• California Proposition Involving Egg Production Safe From Challenge.  California enacted legislation making it a crime to sell shelled eggs in the state (regardless of where they were produced) that came from a laying hen that was confined in a cage not allowing the hen to “lie down, stand up, fully extend its limbs, and turn around freely.”  The law was challenged by other states as an unconstitutional violation of the Commerce Clause by “conditioning the flow of goods across its state lines on the method of their production” and as being preempted by the Federal Egg Products Inspection Act.  The trial court determined that the plaintiffs lacked standing and the appellate court affirmed.  Missouri v. Harris, 842 F.3d 658 (9th Cir. 2016).
  • NRCS Properly Determined Wetland Status of Farmland.  The Natural Resource Conservation Service (NRCS) determined that a 0.8-acre area of a farm field was a prairie pothole that was a wetland that could not be farmed without the plaintiffs losing farm program eligibility.  The NRCS made its determination based on “color tone” differences in photographs, wetland signatures and a comparison site that was 40 miles away.  The court upheld the NRCS determination as satisfying regulatory criteria for identifying a wetland and was not arbitrary, capricious or contrary to the law.  Certiorari has been filed with the U.S. Supreme Court asking the court to clear up a conflict between the circuit courts of appeal on the level of deference to be given federal government agency interpretive manuals.  Foster v. Vilsack, 820 F.3d 330 (8th Cir. 2016).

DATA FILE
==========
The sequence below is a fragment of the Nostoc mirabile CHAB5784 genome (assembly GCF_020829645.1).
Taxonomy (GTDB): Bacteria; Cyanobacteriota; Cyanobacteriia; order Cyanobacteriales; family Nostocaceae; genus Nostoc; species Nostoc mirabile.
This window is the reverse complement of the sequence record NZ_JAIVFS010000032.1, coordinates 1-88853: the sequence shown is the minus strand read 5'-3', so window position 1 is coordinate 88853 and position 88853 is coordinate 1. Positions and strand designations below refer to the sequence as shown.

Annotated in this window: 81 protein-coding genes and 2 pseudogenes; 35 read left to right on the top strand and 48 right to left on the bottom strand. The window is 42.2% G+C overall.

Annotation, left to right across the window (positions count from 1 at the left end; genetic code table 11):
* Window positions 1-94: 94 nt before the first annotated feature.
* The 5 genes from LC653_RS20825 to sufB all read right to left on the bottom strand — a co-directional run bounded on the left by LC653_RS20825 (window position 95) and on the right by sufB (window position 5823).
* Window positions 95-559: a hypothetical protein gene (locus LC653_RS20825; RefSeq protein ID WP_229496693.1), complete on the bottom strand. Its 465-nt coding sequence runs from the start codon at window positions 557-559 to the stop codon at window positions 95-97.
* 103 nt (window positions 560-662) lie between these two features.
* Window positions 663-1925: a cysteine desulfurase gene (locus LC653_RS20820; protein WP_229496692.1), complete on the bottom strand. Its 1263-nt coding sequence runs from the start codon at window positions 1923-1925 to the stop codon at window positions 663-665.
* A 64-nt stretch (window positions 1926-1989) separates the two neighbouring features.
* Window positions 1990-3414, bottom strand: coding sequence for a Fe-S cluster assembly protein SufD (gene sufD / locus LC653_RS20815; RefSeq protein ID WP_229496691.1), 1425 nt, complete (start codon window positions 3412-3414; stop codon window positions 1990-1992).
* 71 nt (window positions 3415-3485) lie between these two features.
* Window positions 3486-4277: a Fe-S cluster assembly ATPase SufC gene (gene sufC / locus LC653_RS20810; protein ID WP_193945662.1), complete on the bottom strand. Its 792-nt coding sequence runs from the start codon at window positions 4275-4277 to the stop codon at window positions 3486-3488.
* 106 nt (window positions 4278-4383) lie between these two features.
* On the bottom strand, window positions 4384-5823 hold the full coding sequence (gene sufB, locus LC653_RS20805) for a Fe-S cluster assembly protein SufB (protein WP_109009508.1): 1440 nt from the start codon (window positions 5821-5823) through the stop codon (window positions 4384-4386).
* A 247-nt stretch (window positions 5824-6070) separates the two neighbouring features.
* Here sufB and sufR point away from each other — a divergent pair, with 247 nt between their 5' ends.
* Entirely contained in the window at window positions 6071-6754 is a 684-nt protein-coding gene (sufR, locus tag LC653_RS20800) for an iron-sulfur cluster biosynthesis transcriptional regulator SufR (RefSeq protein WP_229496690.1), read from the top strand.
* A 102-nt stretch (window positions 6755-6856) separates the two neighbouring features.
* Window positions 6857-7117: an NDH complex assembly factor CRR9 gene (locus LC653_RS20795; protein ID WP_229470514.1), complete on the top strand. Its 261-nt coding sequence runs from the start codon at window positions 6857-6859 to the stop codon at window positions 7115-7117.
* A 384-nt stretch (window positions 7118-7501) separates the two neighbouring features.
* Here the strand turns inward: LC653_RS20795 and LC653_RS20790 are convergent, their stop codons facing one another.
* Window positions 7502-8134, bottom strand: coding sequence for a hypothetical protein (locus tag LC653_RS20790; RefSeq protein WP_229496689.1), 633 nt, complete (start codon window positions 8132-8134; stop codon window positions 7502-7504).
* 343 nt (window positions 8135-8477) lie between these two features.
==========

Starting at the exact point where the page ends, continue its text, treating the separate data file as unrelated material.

• Family Limited Partnerships (FLPs) and the “Business Purpose” Requirement. In 2016, there were two cases involving FLPs and the retained interest section of the Code.  That follows one case late in 2015 which was the first one in over two years.  In Estate of Holliday v. Comr., T.C. Memo. 2016-51, the court held that the transfers of marketable securities to an FLP two years before the transferor’s death was not a bona fide sale, with the result that the decedent (transferor) was held to have retained an interest under I.R.C. §2036(a) and the FLP interest was included in the estate at no discount.  Transferring marketable securities to an FLP always seems to trigger issues with the IRS.  In Estate of Beyer v. Comr., T.C. Memo. 2016-183, the court upheld the assessment of gift and estate tax (and gift tax penalties) with respect to transfers to an FLP because the court determined that every benefit allegedly springing from the FLP could have been accomplished by trusts and other arrangements.  There needs to be a separate non-tax business purpose to the FLP structure.  A deeper dive into the court opinions also points out that the application of the “business purpose” requirement with respect to I.R.C. §2036 is very subjective.  It’s important to treat the FLP as a business entity, not put personal assets in the FLP, or at least pay rent for their use, and follow all formalities of state law. 

Conclusion

These are the developments that were important, but just not big enough in terms of their overall impact on the ag sector to make the list of the “top ten.”  The next post will take a look at developments ten through six. 

https://lawprofessors.typepad.com/agriculturallaw/2017/01/the-most-important-agricultural-law-and-tax-developments-of-2016.html